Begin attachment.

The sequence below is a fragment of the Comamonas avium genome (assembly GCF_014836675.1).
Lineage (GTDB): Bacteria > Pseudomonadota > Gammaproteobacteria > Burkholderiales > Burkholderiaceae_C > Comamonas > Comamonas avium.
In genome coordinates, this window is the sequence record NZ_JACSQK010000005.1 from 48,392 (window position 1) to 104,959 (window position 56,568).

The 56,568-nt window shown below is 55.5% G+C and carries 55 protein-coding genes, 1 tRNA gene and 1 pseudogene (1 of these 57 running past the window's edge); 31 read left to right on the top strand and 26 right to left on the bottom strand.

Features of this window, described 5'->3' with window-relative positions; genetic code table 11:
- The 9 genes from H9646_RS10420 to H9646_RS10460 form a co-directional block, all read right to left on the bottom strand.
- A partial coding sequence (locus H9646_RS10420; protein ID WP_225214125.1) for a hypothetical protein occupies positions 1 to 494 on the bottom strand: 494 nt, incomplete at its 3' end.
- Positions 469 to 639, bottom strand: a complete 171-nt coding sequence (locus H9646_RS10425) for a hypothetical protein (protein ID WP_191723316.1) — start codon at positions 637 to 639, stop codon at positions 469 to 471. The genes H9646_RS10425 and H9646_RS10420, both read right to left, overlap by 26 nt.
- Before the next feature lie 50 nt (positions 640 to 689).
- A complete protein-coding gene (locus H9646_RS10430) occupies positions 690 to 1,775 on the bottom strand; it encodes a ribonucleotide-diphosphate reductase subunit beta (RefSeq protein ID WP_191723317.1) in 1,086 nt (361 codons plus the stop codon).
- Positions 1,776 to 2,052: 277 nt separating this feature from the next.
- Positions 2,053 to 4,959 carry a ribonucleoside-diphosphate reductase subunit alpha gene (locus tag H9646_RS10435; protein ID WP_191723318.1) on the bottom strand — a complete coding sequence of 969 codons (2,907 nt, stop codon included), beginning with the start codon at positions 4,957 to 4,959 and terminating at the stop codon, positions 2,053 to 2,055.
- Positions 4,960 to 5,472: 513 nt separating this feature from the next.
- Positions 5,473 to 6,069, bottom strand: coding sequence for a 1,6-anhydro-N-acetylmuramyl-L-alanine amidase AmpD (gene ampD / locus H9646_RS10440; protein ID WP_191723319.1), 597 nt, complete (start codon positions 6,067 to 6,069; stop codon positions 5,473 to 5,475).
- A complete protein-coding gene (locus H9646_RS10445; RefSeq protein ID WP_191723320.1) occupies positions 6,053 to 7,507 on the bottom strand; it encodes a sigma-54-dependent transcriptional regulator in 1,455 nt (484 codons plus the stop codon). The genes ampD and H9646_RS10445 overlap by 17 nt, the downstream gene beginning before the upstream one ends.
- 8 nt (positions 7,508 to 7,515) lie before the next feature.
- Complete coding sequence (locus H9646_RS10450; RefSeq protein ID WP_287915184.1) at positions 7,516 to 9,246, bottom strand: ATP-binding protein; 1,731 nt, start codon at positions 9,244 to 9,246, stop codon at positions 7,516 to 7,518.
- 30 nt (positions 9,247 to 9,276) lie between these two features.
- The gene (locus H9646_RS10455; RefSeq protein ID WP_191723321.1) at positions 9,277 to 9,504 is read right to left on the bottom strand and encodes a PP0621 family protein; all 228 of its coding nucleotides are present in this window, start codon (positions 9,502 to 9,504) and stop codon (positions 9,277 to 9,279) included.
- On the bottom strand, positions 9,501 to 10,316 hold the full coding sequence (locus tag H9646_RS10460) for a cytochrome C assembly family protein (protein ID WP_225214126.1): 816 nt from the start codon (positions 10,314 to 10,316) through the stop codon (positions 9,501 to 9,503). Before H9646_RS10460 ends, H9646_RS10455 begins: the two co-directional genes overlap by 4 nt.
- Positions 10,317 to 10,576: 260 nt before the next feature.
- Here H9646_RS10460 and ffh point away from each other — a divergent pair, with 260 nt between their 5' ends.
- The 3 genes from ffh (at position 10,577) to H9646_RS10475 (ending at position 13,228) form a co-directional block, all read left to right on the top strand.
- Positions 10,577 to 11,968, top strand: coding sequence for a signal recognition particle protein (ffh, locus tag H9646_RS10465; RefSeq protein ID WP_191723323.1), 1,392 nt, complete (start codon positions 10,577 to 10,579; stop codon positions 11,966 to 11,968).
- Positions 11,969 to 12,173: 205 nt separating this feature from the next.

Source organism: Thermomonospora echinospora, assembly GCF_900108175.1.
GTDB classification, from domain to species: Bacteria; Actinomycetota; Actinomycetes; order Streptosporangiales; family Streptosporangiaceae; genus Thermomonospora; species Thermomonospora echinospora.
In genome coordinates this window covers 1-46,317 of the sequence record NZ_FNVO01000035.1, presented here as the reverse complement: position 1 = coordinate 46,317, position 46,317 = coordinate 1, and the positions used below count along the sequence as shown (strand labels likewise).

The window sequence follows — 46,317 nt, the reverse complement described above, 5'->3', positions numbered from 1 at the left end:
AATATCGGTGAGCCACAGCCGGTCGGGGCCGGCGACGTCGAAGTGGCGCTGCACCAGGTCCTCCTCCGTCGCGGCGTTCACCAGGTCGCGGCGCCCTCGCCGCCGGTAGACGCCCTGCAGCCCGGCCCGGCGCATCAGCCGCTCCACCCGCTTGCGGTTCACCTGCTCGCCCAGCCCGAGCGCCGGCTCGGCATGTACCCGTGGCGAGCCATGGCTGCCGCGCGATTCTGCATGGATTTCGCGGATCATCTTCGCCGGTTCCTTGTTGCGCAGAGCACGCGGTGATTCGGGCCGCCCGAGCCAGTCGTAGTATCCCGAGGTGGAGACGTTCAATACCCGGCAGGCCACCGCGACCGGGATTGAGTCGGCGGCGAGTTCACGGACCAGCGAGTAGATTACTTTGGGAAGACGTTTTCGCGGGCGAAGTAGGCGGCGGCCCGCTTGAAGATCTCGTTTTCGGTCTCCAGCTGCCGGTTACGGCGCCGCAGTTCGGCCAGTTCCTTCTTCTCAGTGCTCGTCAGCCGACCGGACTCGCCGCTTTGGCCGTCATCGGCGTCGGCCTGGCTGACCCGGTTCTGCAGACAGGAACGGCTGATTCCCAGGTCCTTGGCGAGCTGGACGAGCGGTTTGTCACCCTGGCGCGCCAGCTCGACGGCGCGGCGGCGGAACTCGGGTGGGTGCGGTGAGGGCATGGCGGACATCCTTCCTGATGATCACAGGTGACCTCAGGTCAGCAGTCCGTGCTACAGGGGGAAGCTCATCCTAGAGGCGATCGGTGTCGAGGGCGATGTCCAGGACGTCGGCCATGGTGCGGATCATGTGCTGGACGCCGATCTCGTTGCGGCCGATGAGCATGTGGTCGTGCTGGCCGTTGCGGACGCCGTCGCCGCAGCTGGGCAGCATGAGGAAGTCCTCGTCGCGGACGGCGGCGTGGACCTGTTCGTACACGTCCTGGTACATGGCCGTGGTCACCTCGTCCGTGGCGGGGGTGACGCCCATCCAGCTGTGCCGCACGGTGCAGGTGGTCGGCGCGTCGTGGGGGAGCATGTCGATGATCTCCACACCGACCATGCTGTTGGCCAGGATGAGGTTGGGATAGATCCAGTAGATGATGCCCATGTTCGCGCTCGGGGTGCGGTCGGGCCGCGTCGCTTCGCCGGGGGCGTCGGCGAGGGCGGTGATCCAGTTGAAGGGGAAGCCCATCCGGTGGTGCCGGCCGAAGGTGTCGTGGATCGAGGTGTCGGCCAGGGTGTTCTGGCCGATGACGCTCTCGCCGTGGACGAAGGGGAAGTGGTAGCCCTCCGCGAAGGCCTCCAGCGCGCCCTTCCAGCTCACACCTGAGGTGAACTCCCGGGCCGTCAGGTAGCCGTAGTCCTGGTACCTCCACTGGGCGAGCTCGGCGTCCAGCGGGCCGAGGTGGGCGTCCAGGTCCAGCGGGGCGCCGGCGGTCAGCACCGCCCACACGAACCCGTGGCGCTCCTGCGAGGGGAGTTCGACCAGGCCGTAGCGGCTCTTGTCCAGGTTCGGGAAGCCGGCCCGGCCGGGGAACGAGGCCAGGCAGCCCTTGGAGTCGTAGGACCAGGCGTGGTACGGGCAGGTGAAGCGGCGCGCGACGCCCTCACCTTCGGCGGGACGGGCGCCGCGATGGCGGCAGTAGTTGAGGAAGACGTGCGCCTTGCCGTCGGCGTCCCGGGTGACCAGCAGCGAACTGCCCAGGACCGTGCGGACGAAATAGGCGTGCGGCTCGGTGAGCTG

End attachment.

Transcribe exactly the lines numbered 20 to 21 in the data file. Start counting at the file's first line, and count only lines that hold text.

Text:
- On the bottom strand, positions 9,501 to 10,316 hold the full coding sequence (locus tag H9646_RS10460) for a cytochrome C assembly family protein (protein ID WP_225214126.1): 816 nt from the start codon (positions 10,314 to 10,316) through the stop codon (positions 9,501 to 9,503). Before H9646_RS10460 ends, H9646_RS10455 begins: the two co-directional genes overlap by 4 nt.
- Positions 10,317 to 10,576: 260 nt before the next feature.